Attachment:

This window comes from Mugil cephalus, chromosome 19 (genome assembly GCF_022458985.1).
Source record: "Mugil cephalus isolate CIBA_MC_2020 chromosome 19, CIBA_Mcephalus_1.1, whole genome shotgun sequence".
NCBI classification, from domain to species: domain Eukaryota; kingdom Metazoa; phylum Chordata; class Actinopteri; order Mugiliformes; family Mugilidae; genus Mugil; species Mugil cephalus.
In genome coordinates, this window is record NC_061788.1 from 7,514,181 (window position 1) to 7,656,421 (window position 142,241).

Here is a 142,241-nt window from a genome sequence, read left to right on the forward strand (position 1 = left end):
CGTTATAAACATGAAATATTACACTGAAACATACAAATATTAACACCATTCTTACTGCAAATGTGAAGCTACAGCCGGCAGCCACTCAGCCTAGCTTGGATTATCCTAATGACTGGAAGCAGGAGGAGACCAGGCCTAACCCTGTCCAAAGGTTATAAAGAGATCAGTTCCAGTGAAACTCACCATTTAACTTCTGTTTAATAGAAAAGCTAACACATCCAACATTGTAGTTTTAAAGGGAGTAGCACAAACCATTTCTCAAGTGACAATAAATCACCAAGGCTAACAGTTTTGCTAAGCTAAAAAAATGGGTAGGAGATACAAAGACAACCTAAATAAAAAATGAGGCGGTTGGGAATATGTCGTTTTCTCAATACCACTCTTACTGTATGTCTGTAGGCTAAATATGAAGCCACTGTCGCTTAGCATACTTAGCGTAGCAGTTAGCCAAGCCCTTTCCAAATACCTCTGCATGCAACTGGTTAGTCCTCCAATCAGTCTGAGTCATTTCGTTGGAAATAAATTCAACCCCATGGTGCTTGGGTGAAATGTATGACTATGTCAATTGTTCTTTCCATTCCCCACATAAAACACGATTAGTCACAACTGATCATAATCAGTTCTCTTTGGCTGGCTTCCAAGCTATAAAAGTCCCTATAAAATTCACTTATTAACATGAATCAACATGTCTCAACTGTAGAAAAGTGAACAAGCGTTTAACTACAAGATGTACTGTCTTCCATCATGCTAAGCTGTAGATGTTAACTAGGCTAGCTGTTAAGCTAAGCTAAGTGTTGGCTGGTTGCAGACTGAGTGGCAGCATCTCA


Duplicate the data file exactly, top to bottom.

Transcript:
This window comes from Mugil cephalus, chromosome 19 (genome assembly GCF_022458985.1).
Source record: "Mugil cephalus isolate CIBA_MC_2020 chromosome 19, CIBA_Mcephalus_1.1, whole genome shotgun sequence".
NCBI classification, from domain to species: domain Eukaryota; kingdom Metazoa; phylum Chordata; class Actinopteri; order Mugiliformes; family Mugilidae; genus Mugil; species Mugil cephalus.
In genome coordinates, this window is record NC_061788.1 from 7,514,181 (window position 1) to 7,656,421 (window position 142,241).

Here is a 142,241-nt window from a genome sequence, read left to right on the forward strand (position 1 = left end):
CGTTATAAACATGAAATATTACACTGAAACATACAAATATTAACACCATTCTTACTGCAAATGTGAAGCTACAGCCGGCAGCCACTCAGCCTAGCTTGGATTATCCTAATGACTGGAAGCAGGAGGAGACCAGGCCTAACCCTGTCCAAAGGTTATAAAGAGATCAGTTCCAGTGAAACTCACCATTTAACTTCTGTTTAATAGAAAAGCTAACACATCCAACATTGTAGTTTTAAAGGGAGTAGCACAAACCATTTCTCAAGTGACAATAAATCACCAAGGCTAACAGTTTTGCTAAGCTAAAAAAATGGGTAGGAGATACAAAGACAACCTAAATAAAAAATGAGGCGGTTGGGAATATGTCGTTTTCTCAATACCACTCTTACTGTATGTCTGTAGGCTAAATATGAAGCCACTGTCGCTTAGCATACTTAGCGTAGCAGTTAGCCAAGCCCTTTCCAAATACCTCTGCATGCAACTGGTTAGTCCTCCAATCAGTCTGAGTCATTTCGTTGGAAATAAATTCAACCCCATGGTGCTTGGGTGAAATGTATGACTATGTCAATTGTTCTTTCCATTCCCCACATAAAACACGATTAGTCACAACTGATCATAATCAGTTCTCTTTGGCTGGCTTCCAAGCTATAAAAGTCCCTATAAAATTCACTTATTAACATGAATCAACATGTCTCAACTGTAGAAAAGTGAACAAGCGTTTAACTACAAGATGTACTGTCTTCCATCATGCTAAGCTGTAGATGTTAACTAGGCTAGCTGTTAAGCTAAGCTAAGTGTTGGCTGGTTGCAGACTGAGTGGCAGCATCTCA